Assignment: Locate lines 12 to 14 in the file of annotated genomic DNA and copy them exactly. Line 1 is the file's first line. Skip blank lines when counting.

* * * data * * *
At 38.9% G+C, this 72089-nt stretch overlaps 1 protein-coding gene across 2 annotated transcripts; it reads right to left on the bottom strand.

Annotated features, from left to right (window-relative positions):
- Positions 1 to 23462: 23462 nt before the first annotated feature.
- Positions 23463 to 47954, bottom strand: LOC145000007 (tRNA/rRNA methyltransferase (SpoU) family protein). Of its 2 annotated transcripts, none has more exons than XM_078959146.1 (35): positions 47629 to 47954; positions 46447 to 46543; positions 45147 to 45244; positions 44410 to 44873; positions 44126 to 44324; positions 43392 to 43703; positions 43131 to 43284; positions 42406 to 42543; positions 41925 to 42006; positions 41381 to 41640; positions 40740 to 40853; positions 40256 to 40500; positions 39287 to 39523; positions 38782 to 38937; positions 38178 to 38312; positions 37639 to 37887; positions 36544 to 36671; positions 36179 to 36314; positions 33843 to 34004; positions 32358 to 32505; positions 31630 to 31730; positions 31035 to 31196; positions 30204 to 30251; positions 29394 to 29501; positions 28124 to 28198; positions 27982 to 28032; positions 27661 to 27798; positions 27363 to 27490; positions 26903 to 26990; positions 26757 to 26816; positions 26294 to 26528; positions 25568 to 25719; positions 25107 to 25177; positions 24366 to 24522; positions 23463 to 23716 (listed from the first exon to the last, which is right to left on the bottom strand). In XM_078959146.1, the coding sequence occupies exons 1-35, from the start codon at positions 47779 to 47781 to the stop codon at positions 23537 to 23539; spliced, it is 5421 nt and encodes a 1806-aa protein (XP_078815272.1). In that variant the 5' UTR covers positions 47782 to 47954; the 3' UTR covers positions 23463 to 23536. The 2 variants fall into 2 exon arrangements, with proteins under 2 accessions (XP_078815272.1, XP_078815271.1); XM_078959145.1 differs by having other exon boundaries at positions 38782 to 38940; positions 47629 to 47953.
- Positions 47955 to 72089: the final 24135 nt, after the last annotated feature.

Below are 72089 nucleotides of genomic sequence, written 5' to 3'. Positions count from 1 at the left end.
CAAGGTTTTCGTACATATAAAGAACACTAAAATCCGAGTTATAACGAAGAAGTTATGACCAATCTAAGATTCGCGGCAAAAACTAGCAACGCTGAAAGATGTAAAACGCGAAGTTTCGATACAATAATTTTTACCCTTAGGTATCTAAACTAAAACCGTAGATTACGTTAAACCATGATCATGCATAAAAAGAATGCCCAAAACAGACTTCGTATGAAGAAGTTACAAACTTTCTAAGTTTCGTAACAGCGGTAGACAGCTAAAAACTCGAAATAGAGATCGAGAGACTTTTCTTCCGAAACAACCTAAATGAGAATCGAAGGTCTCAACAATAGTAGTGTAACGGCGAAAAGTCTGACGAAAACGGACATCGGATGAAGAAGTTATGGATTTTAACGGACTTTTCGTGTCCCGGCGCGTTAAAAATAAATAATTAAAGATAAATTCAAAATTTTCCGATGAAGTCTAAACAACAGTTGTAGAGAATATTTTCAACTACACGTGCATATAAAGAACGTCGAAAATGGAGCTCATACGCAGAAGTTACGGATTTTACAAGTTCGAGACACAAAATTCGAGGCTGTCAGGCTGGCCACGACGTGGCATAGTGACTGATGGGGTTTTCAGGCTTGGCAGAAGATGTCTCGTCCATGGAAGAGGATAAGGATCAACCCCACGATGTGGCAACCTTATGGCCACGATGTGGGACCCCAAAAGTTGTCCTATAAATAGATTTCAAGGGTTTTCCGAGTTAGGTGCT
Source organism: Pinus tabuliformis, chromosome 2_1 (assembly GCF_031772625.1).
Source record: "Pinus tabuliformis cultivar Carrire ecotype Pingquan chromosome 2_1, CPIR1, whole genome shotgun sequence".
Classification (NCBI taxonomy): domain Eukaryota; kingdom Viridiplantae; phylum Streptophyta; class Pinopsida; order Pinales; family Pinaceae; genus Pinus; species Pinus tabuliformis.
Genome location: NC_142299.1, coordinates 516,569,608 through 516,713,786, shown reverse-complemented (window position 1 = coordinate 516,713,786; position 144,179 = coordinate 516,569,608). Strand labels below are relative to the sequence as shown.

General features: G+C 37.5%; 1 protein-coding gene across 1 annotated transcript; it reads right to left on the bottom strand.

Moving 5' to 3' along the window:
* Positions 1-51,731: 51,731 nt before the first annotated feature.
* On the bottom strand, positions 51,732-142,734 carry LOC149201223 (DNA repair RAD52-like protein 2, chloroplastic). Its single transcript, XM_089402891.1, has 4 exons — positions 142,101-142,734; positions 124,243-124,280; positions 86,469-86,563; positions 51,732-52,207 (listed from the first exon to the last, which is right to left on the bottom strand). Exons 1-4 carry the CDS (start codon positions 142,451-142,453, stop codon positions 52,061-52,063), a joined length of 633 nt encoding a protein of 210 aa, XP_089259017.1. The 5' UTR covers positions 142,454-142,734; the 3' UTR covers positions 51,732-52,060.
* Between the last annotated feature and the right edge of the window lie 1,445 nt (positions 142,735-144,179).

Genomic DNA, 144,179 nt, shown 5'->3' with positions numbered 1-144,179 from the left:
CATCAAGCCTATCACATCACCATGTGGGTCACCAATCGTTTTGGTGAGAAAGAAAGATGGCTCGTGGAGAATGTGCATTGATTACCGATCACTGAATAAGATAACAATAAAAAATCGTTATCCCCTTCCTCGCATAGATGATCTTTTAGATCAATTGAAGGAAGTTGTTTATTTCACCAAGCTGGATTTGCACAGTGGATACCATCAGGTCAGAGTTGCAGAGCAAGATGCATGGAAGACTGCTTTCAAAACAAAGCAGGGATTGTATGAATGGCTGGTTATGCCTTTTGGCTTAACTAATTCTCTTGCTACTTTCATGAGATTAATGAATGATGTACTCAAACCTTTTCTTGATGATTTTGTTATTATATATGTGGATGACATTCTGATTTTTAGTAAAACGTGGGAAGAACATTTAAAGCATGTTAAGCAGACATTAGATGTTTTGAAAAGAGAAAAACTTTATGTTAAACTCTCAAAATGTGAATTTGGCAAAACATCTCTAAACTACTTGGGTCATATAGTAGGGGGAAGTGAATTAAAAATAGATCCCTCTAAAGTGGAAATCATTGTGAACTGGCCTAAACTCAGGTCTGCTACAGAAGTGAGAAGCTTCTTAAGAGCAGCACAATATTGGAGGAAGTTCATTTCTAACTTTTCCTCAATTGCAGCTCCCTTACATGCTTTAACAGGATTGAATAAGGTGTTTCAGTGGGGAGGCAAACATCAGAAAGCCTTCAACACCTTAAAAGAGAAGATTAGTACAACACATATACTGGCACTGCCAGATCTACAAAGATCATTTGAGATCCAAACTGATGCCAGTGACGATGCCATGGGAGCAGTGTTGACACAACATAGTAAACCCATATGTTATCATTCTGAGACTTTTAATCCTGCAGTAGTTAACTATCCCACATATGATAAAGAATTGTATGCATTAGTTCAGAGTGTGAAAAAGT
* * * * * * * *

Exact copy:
General features: G+C 37.5%; 1 protein-coding gene across 1 annotated transcript; it reads right to left on the bottom strand.

Moving 5' to 3' along the window:
* Positions 1-51,731: 51,731 nt before the first annotated feature.